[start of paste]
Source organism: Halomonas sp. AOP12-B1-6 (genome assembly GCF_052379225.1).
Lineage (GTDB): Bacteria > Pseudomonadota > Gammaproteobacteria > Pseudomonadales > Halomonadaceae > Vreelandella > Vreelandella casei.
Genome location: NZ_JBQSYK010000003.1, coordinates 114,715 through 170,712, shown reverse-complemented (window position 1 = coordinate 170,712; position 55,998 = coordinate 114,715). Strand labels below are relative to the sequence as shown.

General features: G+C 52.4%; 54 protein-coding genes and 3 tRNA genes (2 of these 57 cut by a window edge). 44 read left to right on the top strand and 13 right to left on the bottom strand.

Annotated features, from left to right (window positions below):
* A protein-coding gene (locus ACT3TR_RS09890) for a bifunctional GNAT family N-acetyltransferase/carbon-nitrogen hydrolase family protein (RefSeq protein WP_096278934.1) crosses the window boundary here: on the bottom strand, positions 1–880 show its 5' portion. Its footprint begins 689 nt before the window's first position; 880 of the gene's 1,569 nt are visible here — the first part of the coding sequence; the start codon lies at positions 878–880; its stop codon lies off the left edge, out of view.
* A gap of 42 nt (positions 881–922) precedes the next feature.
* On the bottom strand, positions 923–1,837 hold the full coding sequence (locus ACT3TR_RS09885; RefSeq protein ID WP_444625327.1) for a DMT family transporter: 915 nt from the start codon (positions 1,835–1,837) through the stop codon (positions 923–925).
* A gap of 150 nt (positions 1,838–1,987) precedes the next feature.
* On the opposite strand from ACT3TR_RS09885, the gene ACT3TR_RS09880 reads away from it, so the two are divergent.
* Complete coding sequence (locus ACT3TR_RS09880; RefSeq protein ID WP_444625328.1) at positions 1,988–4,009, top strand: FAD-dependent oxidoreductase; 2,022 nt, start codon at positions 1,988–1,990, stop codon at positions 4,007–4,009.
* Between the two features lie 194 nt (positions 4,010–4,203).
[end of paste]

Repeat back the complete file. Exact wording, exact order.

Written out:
Source organism: Halomonas sp. AOP12-B1-6 (genome assembly GCF_052379225.1).
Lineage (GTDB): Bacteria > Pseudomonadota > Gammaproteobacteria > Pseudomonadales > Halomonadaceae > Vreelandella > Vreelandella casei.
Genome location: NZ_JBQSYK010000003.1, coordinates 114,715 through 170,712, shown reverse-complemented (window position 1 = coordinate 170,712; position 55,998 = coordinate 114,715). Strand labels below are relative to the sequence as shown.

General features: G+C 52.4%; 54 protein-coding genes and 3 tRNA genes (2 of these 57 cut by a window edge). 44 read left to right on the top strand and 13 right to left on the bottom strand.

Annotated features, from left to right (window positions below):
* A protein-coding gene (locus ACT3TR_RS09890) for a bifunctional GNAT family N-acetyltransferase/carbon-nitrogen hydrolase family protein (RefSeq protein WP_096278934.1) crosses the window boundary here: on the bottom strand, positions 1–880 show its 5' portion. Its footprint begins 689 nt before the window's first position; 880 of the gene's 1,569 nt are visible here — the first part of the coding sequence; the start codon lies at positions 878–880; its stop codon lies off the left edge, out of view.
* A gap of 42 nt (positions 881–922) precedes the next feature.
* On the bottom strand, positions 923–1,837 hold the full coding sequence (locus ACT3TR_RS09885; RefSeq protein ID WP_444625327.1) for a DMT family transporter: 915 nt from the start codon (positions 1,835–1,837) through the stop codon (positions 923–925).
* A gap of 150 nt (positions 1,838–1,987) precedes the next feature.
* On the opposite strand from ACT3TR_RS09885, the gene ACT3TR_RS09880 reads away from it, so the two are divergent.
* Complete coding sequence (locus ACT3TR_RS09880; RefSeq protein ID WP_444625328.1) at positions 1,988–4,009, top strand: FAD-dependent oxidoreductase; 2,022 nt, start codon at positions 1,988–1,990, stop codon at positions 4,007–4,009.
* Between the two features lie 194 nt (positions 4,010–4,203).